One of South India’s most famous tourist destinations, Mysuru (which recently changed its name from Mysore) is known for its glittering royal heritage and magnificent monuments and buildings. Its World Heritage–listed palace may be what brings most travellers here, but it’s also a thriving centre for the production of premium silk, sandalwood and incense.
Atop the bald rock of Vindhyagiri Hill, the 17.5m-high statue of the Jain deity Gomateshvara (Bahubali) is visible long before you reach the pilgrimage town of Sravanabelagola. Viewing the statue close up is the main reason for heading to this sedate town, whose name means ‘Monk of the White Pond.’
Belur & Halebid
The Hoysala temples at Halebid (also known as Halebeedu) and Belur (also called Beluru) are the apex of one of the most artistically exuberant periods of ancient Hindu cultural development. Architecturally, they are South India’s answer to Khajuraho in Madhya Pradesh and Konark near Puri in Odisha (Orissa).
With a reasonable range of hotels, a railhead and other conveniences, Hassan is a handy base for exploring Belur (38km), Halebid (33km) and Sravanabelagola (48km). When we passed through, the town centre was looking like Beirut on a bad day; hopefully the road widening project will have been completed by the time you arrive.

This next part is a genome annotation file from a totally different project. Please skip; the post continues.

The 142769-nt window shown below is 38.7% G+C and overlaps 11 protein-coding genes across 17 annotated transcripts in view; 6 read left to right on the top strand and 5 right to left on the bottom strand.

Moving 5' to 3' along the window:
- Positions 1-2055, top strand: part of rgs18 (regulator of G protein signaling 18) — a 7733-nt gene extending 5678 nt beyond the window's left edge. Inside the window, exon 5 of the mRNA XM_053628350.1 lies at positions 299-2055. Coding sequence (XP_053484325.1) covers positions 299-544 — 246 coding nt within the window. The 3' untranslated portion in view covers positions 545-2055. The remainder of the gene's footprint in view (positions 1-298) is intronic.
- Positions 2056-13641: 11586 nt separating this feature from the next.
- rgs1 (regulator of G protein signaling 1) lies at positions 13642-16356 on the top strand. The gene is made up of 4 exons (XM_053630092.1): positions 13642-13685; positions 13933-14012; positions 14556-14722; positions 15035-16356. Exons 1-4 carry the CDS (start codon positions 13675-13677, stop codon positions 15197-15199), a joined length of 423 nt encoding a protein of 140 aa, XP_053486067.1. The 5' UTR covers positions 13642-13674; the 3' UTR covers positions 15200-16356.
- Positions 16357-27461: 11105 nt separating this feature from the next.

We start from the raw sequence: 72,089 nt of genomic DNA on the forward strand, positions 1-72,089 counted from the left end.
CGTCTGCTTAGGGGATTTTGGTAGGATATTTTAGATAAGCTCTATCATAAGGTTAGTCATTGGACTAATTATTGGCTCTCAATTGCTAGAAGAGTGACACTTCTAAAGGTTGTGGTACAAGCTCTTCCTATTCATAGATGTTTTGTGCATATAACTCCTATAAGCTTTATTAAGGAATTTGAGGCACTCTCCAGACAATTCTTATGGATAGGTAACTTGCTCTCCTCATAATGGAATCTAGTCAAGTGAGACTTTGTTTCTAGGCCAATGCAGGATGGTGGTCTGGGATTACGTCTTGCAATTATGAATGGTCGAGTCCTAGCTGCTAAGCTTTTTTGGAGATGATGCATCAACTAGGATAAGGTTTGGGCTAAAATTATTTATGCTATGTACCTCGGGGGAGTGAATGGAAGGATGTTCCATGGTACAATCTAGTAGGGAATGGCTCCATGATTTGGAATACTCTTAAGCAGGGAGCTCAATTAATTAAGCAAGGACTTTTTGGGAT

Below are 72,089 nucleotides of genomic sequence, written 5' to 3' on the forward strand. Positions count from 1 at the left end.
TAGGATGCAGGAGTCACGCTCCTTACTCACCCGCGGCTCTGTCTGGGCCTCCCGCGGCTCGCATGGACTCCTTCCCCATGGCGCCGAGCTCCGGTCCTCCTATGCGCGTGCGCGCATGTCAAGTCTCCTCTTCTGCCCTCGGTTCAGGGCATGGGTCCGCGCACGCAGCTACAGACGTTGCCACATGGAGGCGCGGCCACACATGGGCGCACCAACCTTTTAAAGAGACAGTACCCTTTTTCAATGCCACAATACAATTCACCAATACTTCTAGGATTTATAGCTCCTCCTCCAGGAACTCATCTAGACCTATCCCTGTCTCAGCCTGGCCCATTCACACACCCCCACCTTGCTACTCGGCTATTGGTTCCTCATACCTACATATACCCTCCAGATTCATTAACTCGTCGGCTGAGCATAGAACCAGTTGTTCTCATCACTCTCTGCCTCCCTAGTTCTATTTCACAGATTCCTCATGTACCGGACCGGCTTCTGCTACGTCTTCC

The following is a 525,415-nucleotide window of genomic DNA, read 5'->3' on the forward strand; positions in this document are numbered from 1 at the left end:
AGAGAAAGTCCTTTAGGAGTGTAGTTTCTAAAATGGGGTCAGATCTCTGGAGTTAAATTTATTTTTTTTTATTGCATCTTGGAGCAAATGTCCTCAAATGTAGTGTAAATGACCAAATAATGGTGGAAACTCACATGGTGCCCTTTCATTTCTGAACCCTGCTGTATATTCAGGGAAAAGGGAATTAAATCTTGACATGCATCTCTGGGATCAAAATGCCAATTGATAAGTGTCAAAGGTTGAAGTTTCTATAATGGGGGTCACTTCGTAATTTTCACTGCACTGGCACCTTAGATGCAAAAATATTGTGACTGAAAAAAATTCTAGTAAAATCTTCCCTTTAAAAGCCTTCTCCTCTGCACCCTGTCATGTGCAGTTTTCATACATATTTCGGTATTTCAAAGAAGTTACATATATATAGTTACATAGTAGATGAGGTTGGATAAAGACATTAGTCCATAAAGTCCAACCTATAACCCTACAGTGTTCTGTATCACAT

Nagarhole National Park
Blessed with rich wildlife, attractive jungle and a scenic lake, Nagarhole National Park, pronounced nag-ar-hole-eh, is one of Karnataka’s best wildlife getaways. Adjoining Kabini Lake, it forms an important animal corridor that runs through neighbouring Bandipur National Park – making up a part of the Nilgiri Bioshpere Reserve.
About 40km from Madikeri, the village of Kakkabe is an ideal base to plan an assault on Kodagu’s highest peak, Tadiyendamol. At the bottom of the summit, 3km from Kakkabe, is the picturesque Nalakunad Palace, the restored hunting lodge of a Kodagu king dating from 1794. The caretaker will happily show you around; bring a torch.
Construction of the stunning Hoysaleswara Temple, Halebid’s claim to fame, began around 1121 AD and went on for more than 190 years. It was never completed, but nonetheless stands today as a masterpiece of Hoysala architecture. The interior of its inner sanctum, chiselled out of black stone, is marvellous.